Fresh feed to the Hydrocracker consists of a blend of Arab Mix and Bombay High VGO. The feed control system allows the operator to control the ratio of Arab Mix and Bombay High VGOs in order to set the relative rates of each. The preheated and filtered oil feed is combined with a preheated mixture of make-up hydrogen from the make-up hydrogen compression section and hydrogen-rich recycle gas from the recycle gas compressor in a gas-to-oil ratio of 845 Nm3/m3.The reactor system contains one reaction stage consisting of two reactors in series in a single high-pressure loop. The lead and main reactors contain hydro treating and hydro cracking catalyst (Si/Al with Ni-Co-Fe) for denitrification, desulphurization, and conversion of the raw feed to products. The reactor effluent is initially cooled by heat exchange with the VGO feed and then by heat exchange with recycle gas and with the product fractionator feed. The effluent is then used to generate medium pressure [12.0 kg/cm2 (g)] steam.

The fractionation section consisting of the fractionator, side cut strippers, and heat exchange equipment is designed to separate conversion products from unconverted feed. The reaction products recovered from the column are Sour Gas (Off gas), Unstable Light Naphtha, Heavy Naphtha, Kerosene, Diesel and FCC Feed. The fractionator off-gas and unstable light naphtha are sent to the light ends recovery section for recovery of LPG and light naphtha product.

The de-ethaniser remove light ends (C2), H2S, and water from the light naphtha and LPG. Feed enters the top of the column. The feed to the deethaniser comes from the combined liquid stream leaving the de-ethaniser reflux drum and is pumped to the top of the de-ethaniser.


DHDS (Diesel hydro desulphurization unit) is set up for the following purposes: A step towards pollution control To produce low sulphur diesel (0.25 w/w %) as per govt. directive w.e.f. Oct. 1999.

Feed consists of different proportion of straight run LGO, HGO, LVGO and TCO. Mainly two proportions are used: 74% SR LGO, 21% SR HGO, 5% SR LVGO 48% SR LGO, 24% SR HGO, 8% SR LVGO, 20% TCO

The DHDS unit treats different gas oils from various origins, straight run or cracked products. The feed is a mixture of products containing unsaturated components (diolefins, olefins), Aromatics, Sulfur compounds and Nitrogen compounds. Sulfur and nitrogen contents are dependent upon the crude. The purpose of DHDS Unit is to hydro-treat a blend of straight run gas oil and cracked gas oil (TCO) for production of HSD of sulfur content less than 500 ppm wt. The Hydrodesulphurization reaction releases H2S in gaseous hydrocarbon effluents. This H2S removal is achieved by means of a continuous absorption process using a 25% wt. DEA solution. In addition to the desulphurization, the diolefins and olefins will be saturated and a denitrification will occur. Denitrification improves the product stability. The hydrogen is supplied from the hydrogen unit. Lean amine for absorption operation is available from Amine Regeneration Unit (ARU). Rich Amine containing absorbed H2S is sent to ARU for amine regeneration.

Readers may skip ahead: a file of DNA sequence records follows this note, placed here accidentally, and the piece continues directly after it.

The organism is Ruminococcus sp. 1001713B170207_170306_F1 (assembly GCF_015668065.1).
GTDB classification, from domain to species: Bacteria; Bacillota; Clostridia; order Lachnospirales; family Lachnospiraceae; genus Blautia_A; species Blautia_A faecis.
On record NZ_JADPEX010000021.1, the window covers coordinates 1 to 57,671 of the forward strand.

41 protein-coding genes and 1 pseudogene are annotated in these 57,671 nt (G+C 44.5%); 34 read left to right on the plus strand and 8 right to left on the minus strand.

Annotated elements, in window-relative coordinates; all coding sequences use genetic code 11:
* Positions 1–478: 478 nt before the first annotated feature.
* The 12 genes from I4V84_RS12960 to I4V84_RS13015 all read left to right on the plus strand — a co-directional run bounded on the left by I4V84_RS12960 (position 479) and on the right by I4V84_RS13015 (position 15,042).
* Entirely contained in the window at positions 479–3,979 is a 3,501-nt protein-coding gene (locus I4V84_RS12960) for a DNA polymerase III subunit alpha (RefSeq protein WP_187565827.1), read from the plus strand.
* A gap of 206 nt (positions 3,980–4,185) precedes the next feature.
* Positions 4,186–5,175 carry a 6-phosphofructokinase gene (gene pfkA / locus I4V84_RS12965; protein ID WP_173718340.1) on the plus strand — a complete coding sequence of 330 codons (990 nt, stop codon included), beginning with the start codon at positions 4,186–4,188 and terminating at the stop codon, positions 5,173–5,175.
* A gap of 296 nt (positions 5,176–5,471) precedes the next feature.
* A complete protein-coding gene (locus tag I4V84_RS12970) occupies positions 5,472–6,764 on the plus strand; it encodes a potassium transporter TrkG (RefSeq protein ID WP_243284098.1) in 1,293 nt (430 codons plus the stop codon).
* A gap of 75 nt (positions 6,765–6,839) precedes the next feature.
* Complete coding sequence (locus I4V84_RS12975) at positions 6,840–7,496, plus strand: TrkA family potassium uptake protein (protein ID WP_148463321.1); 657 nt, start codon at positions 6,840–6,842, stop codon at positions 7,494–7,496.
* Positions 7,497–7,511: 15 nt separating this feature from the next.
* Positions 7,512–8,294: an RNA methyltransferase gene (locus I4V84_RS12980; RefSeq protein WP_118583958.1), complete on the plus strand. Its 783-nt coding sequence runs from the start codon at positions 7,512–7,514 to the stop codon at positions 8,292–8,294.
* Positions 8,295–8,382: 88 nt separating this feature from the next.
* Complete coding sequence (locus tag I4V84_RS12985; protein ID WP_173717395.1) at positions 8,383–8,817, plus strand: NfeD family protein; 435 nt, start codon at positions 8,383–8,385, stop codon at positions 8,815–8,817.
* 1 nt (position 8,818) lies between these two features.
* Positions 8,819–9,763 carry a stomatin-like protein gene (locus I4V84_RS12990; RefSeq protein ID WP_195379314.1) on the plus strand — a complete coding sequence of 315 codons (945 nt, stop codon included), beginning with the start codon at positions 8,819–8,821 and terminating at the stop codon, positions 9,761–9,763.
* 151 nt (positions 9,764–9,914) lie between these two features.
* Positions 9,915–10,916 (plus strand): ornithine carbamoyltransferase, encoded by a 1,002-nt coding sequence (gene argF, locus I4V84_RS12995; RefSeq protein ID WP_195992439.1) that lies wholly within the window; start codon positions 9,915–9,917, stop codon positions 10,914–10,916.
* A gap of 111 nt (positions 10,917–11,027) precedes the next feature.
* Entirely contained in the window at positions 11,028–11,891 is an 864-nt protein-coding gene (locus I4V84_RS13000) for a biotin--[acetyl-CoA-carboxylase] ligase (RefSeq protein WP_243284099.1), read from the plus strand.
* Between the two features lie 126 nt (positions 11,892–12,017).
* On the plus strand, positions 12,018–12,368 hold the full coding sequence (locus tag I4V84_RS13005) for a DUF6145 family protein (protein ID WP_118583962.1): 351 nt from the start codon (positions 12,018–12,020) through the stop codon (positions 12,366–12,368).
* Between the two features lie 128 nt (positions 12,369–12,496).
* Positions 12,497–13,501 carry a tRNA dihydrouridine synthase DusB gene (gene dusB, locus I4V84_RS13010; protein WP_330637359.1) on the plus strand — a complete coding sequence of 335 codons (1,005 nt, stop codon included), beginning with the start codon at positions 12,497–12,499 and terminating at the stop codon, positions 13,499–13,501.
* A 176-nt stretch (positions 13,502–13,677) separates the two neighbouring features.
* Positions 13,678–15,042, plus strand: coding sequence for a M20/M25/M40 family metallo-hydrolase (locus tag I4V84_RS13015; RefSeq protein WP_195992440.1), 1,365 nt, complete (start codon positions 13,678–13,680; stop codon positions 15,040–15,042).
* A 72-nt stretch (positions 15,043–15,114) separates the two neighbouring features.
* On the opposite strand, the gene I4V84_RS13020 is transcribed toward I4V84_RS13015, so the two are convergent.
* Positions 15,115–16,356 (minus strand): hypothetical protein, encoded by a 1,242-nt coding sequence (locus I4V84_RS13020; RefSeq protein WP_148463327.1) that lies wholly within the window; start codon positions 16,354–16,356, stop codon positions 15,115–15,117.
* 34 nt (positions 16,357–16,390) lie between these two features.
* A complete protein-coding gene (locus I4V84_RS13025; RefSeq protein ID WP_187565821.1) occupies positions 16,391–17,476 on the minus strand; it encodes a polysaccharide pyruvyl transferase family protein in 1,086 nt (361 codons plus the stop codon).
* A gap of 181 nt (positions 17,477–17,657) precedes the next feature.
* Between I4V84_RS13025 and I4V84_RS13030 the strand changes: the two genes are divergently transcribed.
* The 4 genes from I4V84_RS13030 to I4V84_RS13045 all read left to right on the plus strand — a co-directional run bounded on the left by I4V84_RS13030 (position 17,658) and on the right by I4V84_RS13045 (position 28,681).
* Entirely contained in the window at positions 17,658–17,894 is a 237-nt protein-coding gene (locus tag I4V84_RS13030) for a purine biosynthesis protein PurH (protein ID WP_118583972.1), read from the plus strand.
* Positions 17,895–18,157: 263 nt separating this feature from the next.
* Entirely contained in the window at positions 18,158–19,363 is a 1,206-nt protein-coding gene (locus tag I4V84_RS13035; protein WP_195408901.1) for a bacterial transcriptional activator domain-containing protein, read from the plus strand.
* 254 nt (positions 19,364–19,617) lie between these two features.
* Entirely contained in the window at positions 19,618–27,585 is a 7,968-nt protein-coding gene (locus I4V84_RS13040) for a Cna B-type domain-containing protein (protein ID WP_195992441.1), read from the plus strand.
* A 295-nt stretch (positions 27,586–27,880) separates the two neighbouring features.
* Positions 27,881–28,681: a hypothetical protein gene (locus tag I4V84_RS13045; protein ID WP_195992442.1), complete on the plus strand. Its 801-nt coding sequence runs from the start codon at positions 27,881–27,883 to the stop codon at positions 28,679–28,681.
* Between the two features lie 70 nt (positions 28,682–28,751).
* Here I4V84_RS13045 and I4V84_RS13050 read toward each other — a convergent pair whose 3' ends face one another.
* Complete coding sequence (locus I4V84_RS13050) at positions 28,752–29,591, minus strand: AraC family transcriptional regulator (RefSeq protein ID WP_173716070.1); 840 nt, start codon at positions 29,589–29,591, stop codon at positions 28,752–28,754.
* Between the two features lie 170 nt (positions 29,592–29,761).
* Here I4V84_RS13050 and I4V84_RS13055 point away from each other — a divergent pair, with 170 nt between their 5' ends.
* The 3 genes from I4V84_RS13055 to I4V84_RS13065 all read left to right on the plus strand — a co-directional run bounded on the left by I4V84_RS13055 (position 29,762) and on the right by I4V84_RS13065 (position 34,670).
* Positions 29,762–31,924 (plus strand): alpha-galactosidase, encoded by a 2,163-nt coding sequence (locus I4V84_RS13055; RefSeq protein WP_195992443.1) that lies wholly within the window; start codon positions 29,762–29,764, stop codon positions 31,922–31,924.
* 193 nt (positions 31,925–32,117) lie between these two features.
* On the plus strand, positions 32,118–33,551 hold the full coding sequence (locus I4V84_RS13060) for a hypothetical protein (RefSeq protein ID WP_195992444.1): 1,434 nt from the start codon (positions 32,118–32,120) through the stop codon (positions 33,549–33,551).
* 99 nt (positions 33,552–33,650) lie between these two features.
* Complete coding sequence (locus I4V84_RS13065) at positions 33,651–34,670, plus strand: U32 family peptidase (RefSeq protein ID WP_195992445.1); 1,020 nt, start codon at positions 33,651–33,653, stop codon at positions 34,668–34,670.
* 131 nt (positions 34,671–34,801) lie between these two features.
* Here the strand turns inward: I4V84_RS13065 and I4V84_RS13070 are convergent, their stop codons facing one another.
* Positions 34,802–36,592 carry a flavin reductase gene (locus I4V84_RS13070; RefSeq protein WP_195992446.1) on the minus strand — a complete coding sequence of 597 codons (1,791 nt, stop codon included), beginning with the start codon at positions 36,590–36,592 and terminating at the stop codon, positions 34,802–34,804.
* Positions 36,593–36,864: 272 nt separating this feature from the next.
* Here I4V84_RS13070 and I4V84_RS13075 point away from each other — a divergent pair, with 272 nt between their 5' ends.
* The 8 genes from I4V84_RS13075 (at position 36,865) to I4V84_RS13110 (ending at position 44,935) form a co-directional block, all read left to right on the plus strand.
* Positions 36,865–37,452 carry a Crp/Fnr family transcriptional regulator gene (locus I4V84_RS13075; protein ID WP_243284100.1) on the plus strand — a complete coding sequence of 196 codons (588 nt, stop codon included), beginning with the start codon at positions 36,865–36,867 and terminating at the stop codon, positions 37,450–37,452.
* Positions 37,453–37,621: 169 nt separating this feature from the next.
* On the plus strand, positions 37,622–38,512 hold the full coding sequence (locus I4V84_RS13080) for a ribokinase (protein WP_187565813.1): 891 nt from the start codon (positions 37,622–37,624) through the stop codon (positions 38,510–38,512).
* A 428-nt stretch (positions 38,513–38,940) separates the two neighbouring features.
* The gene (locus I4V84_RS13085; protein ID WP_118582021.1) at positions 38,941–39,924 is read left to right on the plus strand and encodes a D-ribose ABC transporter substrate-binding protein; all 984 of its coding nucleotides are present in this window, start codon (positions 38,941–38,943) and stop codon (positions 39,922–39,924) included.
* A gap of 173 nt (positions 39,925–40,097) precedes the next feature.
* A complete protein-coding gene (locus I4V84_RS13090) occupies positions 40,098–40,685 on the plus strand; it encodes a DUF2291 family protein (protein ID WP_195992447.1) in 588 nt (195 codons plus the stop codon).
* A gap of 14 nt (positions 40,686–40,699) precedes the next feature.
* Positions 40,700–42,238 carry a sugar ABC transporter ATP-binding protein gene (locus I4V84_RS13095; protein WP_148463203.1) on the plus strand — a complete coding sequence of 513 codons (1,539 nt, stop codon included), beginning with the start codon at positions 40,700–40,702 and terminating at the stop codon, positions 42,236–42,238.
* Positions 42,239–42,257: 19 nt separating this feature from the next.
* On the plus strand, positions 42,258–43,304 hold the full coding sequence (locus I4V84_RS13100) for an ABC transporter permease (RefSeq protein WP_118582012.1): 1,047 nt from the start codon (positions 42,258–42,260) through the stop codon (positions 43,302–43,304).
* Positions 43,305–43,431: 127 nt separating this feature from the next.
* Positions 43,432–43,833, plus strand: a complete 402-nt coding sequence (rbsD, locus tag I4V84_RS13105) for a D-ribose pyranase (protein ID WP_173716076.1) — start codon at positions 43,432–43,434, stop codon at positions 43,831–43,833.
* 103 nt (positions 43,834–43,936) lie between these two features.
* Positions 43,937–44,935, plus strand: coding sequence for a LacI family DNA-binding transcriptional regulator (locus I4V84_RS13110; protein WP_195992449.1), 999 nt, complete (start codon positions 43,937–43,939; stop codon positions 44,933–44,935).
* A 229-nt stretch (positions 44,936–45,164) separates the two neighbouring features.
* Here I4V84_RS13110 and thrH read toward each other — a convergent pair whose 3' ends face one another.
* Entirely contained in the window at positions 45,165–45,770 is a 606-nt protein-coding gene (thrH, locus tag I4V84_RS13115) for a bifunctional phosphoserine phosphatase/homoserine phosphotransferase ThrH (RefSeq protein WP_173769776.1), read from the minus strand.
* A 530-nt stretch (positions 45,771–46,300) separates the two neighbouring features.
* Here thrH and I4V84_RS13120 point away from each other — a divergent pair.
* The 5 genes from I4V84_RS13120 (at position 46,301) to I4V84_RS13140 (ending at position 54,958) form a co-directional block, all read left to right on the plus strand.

Catalysts used for this process are HR-945 and HR-348/448.The HR-945 is a mixture of nickel and molybdenum oxides on a special support. Nickel has been selected because it boosts the hydrogenating activity. The HR-348 and HR-448 are desulphurization catalysts; it consists of cobalt and molybdenum oxides dispersed on an active alumna. Its fine granulometry and large surface area allow a deep desulphurization rate. Different catalysts based on Nickel and Molybdenum Oxide are used to enhance the rate of reactions.



The hydrogen partial pressure has to be kept as high as possible, in order to favour the desirable reactions:

Hydrodesulphurization Hydrogenation of nitrogen and oxygen compounds

High hydrogen partial pressure decreases the undesirable reactions of:

Hydro cracking Coking

The reaction temperature must be kept as low as possible because the most desirable reactions do not need high temperature to remain at desirable rates.

Hydrodesulphurization Hydrogenation of nitrogen and oxygen compounds.


The Unit is designed to process Straight Run Naphtha or Natural Gas to hydrogen that will cater to the needs of the new DHDT-MSQ and other units. The process involved for converting the Naphtha to hydrogen is steam reforming. Process licensor for HGU is HTAS, Denmark. The plant is divided into 3 sections: Desulphurization Reforming CO-Conversion

FEED: The hydrogen generation unit can be fed either by naphtha or natural gas. The naphtha feed is pressurized to about 35 Kg/cm2g by one of the naphtha feed pumps and sent to the desulphurization section. The pressurized feed is mixed with recycle hydrogen from the hydrogen header. The liquid naphtha is evapourated to one of the naphtha feed vapourizers. The hydrocarbon feed is heated to 380-400 C by heat exchange with superheated steam in the naphtha feed pre-heater.